The Canadian-born Manners studied at the Theater Guild in New York in the late 1920s, and was drafted by Tiffany Productions in 1930 to make his film debut in the screen version of the bitter WWI drama "Journey's End". Directed by James Whale and starring Colin Clive (who had played in the stage version), it was a fortuitous debut. Manners made quite an impression as the idealistic young lieutenant who is forced to take his men out on a suicidal raid and is himself mortally wounded. His death scene was generally acclaimed to be a high point of the film.
Sadly, few of the actor's follow-up films called upon his talents to that extent. Hollywood saw him as an unthreatening "boyfriend" type and he was cast in a series of drawing-room melodramas and light comedies with various studios. Most of his films did fairly well at the box office, then promptly vanished from the public consciousness. Among the more notable were "The Right to Love" (1930), opposite Ruth Chatterton, "The Truth About Youth" (1930) with Loretta Young, "Crooner" (1932), "From Hell to Heaven" (1933), co-starring Carole Lombard, and "Hearts in Bondage" (1936).
Manners was also cast in a series of successful horror films which today remain his chief legacy. He played innocent, stalwart young victims in such classics as "Dracula" (1931, as Jonathan Harker), "The Death Kiss" (1932), "The Mummy" (1932), "The Black Cat" (1934, with both Boris Karloff and Bela Lugosi), and the atmospheric Dickens' tale "The Mystery of Edwin Drood" (1935). Manners also did his best in mostly unrewarding supporting roles in other superior films, as well. He was Barbara Stanwyck's idealistic admirer in Frank Capra's "The Miracle Woman" (1931) and Katharine Hepburn's fiance in her debut, "A Bill of Divorcement" (1932). He played colorless male ingenues in the gold-digger comedy "The Greeks Had a Word for Them" (1932), the Eddie Cantor musical "Roman Scandals" (1933) and the absurdist comedy "The Warrior's Husband" (also 1933). By 1936, Manners was getting increasingly disenchanted with his roles and, after supporting Hepburn again in the period drama "A Woman Rebels", he retired from films.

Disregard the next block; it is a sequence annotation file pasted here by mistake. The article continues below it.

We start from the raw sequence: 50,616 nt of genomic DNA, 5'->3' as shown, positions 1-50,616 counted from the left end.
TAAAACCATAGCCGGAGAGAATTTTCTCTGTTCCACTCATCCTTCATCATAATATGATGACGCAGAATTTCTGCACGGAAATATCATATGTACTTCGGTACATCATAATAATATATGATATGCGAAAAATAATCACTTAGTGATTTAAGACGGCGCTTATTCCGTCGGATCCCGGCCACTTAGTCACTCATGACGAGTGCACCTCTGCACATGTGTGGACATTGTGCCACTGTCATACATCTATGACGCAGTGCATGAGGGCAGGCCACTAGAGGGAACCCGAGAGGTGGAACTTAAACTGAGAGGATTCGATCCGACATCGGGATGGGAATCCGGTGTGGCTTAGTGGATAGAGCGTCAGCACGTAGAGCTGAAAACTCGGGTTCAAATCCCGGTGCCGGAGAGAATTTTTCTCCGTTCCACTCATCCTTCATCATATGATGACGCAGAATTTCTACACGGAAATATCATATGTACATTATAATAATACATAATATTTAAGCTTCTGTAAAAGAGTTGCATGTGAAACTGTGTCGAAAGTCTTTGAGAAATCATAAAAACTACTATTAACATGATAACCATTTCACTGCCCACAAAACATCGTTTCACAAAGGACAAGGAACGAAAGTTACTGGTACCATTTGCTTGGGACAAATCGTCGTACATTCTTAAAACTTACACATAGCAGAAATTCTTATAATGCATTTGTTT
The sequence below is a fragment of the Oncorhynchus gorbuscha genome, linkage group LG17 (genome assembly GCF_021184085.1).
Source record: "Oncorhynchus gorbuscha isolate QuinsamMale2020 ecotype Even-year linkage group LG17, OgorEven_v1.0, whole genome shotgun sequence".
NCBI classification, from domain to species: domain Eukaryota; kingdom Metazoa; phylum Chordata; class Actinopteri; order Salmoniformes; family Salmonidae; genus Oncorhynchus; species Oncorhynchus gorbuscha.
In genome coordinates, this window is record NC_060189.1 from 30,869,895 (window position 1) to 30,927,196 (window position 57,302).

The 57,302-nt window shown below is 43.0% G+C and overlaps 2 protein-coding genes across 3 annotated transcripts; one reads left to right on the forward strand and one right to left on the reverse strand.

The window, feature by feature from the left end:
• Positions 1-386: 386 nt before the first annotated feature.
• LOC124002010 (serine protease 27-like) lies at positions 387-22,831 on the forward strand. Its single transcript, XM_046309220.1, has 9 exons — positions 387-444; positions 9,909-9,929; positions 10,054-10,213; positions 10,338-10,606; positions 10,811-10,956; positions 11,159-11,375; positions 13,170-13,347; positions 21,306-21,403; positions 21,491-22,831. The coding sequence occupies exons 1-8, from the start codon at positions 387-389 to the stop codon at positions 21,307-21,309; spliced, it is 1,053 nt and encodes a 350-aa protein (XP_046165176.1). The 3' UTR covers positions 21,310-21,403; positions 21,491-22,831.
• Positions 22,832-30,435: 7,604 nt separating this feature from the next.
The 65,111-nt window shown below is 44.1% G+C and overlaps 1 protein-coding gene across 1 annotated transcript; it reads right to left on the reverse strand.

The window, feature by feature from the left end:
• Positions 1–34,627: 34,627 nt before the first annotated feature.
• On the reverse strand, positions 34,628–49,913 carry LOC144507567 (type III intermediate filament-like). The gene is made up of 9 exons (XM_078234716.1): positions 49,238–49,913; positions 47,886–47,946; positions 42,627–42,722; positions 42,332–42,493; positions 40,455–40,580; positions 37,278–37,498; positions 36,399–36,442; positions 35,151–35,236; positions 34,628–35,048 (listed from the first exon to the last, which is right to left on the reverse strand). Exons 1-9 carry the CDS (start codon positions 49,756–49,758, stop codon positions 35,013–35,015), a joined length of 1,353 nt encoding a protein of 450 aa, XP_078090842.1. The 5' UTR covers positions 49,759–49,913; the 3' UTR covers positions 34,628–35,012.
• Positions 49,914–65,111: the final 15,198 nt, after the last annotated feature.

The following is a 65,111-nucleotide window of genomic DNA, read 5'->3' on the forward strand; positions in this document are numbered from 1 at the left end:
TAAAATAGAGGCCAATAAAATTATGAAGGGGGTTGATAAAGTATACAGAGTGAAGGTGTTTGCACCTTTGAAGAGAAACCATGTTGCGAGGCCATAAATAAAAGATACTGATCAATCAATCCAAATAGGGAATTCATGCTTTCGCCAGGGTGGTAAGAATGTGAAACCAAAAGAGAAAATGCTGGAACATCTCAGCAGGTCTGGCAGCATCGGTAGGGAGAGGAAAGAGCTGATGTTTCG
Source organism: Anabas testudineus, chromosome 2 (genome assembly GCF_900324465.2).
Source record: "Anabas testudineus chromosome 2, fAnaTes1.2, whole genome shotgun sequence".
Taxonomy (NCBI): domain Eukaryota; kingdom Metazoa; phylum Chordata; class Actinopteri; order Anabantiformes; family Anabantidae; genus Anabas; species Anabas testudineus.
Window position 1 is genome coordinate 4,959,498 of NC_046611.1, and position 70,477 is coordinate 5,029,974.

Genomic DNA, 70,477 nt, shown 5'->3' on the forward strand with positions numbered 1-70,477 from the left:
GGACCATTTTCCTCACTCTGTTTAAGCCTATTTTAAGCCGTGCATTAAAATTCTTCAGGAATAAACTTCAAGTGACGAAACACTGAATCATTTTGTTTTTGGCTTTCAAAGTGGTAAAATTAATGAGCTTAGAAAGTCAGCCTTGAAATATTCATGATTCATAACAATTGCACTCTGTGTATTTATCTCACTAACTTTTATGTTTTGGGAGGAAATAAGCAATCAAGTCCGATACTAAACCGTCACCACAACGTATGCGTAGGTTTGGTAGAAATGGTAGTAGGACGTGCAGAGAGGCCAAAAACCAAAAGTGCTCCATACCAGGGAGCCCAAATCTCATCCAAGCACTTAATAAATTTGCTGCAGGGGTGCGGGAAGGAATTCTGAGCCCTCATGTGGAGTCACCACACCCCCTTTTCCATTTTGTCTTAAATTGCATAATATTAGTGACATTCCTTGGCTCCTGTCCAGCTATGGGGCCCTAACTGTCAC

Little more was heard from the reclusive Manners until he attempted a Broadway show, "Truckline Cafe" (with a young Marlon Brando) in 1946. Beginning in the 1950s, he commenced a successful second career as a novelist. The former actor always politely refused to discuss his slightly disappointing film career in later years.